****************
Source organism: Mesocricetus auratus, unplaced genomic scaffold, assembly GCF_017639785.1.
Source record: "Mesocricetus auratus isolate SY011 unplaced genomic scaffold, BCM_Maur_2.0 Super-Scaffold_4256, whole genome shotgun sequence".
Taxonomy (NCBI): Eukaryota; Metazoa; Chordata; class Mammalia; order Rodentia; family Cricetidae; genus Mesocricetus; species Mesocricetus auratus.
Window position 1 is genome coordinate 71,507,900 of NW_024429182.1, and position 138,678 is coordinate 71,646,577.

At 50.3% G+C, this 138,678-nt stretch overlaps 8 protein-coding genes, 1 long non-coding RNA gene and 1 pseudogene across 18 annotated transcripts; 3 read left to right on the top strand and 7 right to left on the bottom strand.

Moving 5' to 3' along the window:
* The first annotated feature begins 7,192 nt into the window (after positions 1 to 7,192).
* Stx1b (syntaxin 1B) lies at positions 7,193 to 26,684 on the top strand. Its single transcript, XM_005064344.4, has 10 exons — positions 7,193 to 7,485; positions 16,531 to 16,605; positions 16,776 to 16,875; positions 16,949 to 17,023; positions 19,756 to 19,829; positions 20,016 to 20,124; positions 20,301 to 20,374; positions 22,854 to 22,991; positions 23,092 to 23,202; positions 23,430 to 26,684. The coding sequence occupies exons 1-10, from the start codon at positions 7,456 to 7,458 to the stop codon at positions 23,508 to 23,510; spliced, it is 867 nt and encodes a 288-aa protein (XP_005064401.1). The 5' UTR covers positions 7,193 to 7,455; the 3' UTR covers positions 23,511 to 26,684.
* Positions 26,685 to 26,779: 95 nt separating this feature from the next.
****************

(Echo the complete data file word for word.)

Source organism: Mesocricetus auratus, unplaced genomic scaffold, assembly GCF_017639785.1.
Source record: "Mesocricetus auratus isolate SY011 unplaced genomic scaffold, BCM_Maur_2.0 Super-Scaffold_4256, whole genome shotgun sequence".
Taxonomy (NCBI): Eukaryota; Metazoa; Chordata; class Mammalia; order Rodentia; family Cricetidae; genus Mesocricetus; species Mesocricetus auratus.
Window position 1 is genome coordinate 71,507,900 of NW_024429182.1, and position 138,678 is coordinate 71,646,577.

At 50.3% G+C, this 138,678-nt stretch overlaps 8 protein-coding genes, 1 long non-coding RNA gene and 1 pseudogene across 18 annotated transcripts; 3 read left to right on the top strand and 7 right to left on the bottom strand.

Moving 5' to 3' along the window:
* The first annotated feature begins 7,192 nt into the window (after positions 1 to 7,192).
* Stx1b (syntaxin 1B) lies at positions 7,193 to 26,684 on the top strand. Its single transcript, XM_005064344.4, has 10 exons — positions 7,193 to 7,485; positions 16,531 to 16,605; positions 16,776 to 16,875; positions 16,949 to 17,023; positions 19,756 to 19,829; positions 20,016 to 20,124; positions 20,301 to 20,374; positions 22,854 to 22,991; positions 23,092 to 23,202; positions 23,430 to 26,684. The coding sequence occupies exons 1-10, from the start codon at positions 7,456 to 7,458 to the stop codon at positions 23,508 to 23,510; spliced, it is 867 nt and encodes a 288-aa protein (XP_005064401.1). The 5' UTR covers positions 7,193 to 7,455; the 3' UTR covers positions 23,511 to 26,684.
* Positions 26,685 to 26,779: 95 nt separating this feature from the next.